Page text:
htm#6 Rise of Asia will be a challenge for policy-makers in India, US by Ashley Tellis INDIA, like the United States, is entering a complex geopolitical environment that is likely to survive for at least another two decades. This environment will be characterised by the continuing dominance of the United States in the global system. However, the center of gravity in international politics, which is certain to shift from Europe to Asia, will produce at least four candidate great powers that could challenge Washington over time: Russia, Japan, China, and India. From this list, however, only China-for various reasons explored in the lecture-is likely, not certain, to materialise as a peer competitor to the United States in the future. The American response to this possibility currently does not comport with either the classical Realist, the conventional Realist, or the Liberal internationalist prescriptions in their pure form: The United States rejected the option of preventive war that would be advocated by classical Realism. It has also demurred from implementing a containment strategy that would be advocated by conventional Realism. And, it is uncertain whether the solutions of democratising China or tightly increasing economic interdependence with Beijing-the solutions issuing from Liberal internationalism-would prevent future geopolitical rivalry between the two countries. Washington’s current approach to the emerging challenge of Asian geopolitics, therefore, reflects its own heritage of American exceptionalism, which combines elements from both the Realist and the Liberal traditions. First, it emphasises not constraining Beijing but engaging it, while simultaneously increasing the strength of other states on China’s periphery. Second, it seeks to protect the American capacity for sustained innovation. Third, it continues to invest in the technological bases for ensuring military superiority and uninterrupted access to the Asian continent. Fourth, and finally, it endeavors to adapt its existing alliances to meet future challenges, while concurrently building new strategic partnerships in Asia. This multifaceted strategy is driven fundamentally by the conviction that the emerging Asian geopolitical environment will not be characterized solely by strategic rivalry - as was the case with the Soviet Union - but rather by different kinds of security competition that will coexist with deepening economic interdependence. The presence of growing economic interdependence among states that might otherwise be political rivals implies that a country will aid its competitors in producing the very national power that may be used against itself, just as its competitors, in turn, would contribute to the production of that very national power which could be used against themselves as well. This peculiar reality implies that India, like the United States, has to cope with a new Asian geopolitical universe where strategic threats are diffuse and attenuated, but never disappear and, more importantly, where the very forces that increase one’s prosperity also contribute to the increase in the dangers confronting oneself. In such circumstances, New Delhi will be confronted by three unsettling certainties. First, India, like the United States, will not have the freedom to pursue simple and clear strategic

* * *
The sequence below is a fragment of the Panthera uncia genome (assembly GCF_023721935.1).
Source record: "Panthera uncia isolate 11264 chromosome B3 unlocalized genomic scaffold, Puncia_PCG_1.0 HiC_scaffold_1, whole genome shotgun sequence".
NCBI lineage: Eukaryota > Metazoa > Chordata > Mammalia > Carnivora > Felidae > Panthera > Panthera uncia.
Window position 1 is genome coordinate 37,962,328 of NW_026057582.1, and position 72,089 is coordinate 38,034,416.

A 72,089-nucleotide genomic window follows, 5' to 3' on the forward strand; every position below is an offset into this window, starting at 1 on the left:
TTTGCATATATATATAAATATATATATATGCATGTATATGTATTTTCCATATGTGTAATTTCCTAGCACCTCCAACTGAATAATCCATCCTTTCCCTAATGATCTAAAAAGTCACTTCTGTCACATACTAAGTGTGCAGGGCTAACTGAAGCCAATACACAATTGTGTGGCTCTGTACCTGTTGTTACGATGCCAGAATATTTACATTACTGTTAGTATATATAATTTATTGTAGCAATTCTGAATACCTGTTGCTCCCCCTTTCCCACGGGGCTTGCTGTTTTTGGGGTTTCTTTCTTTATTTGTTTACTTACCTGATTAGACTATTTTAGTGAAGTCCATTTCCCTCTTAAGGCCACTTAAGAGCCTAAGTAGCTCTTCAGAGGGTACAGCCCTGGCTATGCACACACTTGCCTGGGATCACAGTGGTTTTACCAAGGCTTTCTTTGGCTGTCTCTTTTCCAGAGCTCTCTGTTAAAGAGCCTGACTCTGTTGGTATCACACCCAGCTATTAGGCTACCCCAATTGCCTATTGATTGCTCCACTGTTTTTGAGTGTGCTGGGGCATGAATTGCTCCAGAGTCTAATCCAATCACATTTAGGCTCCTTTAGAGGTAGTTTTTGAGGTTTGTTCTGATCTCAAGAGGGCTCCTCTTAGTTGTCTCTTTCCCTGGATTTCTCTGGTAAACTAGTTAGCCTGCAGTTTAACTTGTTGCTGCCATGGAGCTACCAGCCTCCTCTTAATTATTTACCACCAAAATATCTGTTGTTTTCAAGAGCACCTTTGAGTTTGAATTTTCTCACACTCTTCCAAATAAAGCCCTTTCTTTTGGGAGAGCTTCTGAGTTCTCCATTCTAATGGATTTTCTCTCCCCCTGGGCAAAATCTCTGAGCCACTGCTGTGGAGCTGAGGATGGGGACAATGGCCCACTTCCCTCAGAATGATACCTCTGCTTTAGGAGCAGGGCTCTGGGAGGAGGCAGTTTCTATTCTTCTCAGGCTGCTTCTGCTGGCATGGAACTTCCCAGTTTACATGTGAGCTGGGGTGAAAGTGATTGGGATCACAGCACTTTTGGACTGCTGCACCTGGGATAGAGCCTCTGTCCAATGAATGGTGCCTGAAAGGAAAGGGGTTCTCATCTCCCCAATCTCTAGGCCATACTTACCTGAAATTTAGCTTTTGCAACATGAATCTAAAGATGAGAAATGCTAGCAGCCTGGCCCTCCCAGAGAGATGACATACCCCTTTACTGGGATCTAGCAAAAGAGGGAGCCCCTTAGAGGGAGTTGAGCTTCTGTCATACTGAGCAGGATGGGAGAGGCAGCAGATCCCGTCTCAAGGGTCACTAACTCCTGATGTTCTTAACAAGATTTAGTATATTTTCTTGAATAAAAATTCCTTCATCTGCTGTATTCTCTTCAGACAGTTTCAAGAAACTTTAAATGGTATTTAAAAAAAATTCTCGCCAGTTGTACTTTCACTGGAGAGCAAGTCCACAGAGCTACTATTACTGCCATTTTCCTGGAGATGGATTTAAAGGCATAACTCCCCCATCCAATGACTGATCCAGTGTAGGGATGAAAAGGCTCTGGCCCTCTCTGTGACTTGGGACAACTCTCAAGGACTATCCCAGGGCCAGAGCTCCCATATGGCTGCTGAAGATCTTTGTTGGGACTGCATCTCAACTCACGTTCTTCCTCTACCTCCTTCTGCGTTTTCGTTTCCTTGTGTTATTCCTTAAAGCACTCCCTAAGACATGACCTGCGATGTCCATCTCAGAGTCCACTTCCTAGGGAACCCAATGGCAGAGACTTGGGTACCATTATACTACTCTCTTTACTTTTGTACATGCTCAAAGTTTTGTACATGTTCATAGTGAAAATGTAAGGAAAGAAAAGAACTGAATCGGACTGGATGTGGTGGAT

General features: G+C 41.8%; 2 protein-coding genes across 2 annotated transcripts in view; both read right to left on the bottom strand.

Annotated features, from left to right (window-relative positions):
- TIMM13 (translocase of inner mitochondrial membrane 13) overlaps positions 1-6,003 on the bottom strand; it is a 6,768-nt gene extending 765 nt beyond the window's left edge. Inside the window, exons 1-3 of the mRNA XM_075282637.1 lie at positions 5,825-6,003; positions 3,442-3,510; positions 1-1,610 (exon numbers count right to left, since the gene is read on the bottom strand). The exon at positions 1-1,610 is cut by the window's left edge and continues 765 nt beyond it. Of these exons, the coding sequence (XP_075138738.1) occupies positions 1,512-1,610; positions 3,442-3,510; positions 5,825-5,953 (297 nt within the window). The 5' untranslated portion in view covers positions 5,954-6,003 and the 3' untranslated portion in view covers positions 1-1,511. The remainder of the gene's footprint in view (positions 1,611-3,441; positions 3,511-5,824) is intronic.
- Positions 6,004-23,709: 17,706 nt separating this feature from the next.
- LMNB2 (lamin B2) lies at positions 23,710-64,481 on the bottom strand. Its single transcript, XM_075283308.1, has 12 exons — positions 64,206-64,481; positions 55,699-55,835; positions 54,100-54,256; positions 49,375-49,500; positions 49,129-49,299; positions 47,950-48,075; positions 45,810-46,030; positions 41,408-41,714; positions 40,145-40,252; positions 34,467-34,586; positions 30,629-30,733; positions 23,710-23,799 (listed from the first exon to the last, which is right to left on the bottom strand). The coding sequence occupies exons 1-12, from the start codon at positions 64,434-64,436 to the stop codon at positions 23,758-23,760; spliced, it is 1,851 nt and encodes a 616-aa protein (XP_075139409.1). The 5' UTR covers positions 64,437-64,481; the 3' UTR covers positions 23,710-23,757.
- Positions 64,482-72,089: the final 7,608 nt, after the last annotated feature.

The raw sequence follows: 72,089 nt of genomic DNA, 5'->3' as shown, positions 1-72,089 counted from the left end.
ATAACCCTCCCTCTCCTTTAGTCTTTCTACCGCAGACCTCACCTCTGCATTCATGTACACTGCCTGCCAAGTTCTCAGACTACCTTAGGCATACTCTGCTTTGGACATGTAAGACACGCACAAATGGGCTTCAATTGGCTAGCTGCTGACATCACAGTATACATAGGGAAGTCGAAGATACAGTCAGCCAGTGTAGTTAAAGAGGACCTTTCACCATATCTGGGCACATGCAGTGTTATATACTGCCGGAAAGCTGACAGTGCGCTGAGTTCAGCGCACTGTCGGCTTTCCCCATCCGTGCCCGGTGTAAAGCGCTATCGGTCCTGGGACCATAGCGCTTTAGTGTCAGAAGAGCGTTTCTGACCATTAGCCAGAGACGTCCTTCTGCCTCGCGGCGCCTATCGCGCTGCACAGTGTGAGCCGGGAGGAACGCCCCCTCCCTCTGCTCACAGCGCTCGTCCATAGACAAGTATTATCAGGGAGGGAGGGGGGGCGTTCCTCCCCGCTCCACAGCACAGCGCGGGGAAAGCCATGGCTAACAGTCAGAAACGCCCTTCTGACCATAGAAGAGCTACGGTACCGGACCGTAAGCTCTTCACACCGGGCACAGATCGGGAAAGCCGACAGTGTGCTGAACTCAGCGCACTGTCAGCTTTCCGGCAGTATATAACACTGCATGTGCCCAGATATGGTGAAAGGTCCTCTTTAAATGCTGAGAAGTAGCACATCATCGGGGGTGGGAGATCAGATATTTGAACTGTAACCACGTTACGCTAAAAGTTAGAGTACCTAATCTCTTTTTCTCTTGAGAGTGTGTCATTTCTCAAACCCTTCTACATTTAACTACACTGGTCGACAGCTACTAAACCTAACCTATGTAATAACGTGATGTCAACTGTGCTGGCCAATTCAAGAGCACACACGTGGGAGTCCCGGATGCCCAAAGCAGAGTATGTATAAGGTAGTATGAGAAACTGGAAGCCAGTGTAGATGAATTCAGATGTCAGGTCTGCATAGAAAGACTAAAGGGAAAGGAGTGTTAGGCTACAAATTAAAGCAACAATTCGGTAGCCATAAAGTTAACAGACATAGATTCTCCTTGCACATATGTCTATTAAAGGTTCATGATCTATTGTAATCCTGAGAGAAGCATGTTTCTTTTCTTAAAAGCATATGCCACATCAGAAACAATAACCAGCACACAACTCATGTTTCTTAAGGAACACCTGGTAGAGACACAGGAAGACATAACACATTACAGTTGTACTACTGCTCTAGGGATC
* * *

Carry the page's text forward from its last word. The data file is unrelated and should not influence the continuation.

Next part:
policies, but only complex and ambiguous ones that will leave no single constituency – foreign or domestic – fully satisfied. Second, India, like the United States, will have to perform a delicate juggling act which involves developing deep and collaborative bonds-political, economic, strategic-with a set of friends that are likely to be of greatest assistance to it (in relative terms), even as it seeks to pursue deepened interdependence with its prospective competitors. Third, and finally, India, like the United States, will have to develop the organisational and psychological capacity for diplomatic, political, and strategic agility because of the perpetual course correction that will be essential for geopolitical success in a globalised world. The above is a summary of the writer’s address delivered after receiving the Professor M.L. Sondhi Prize for International Politics for 2006.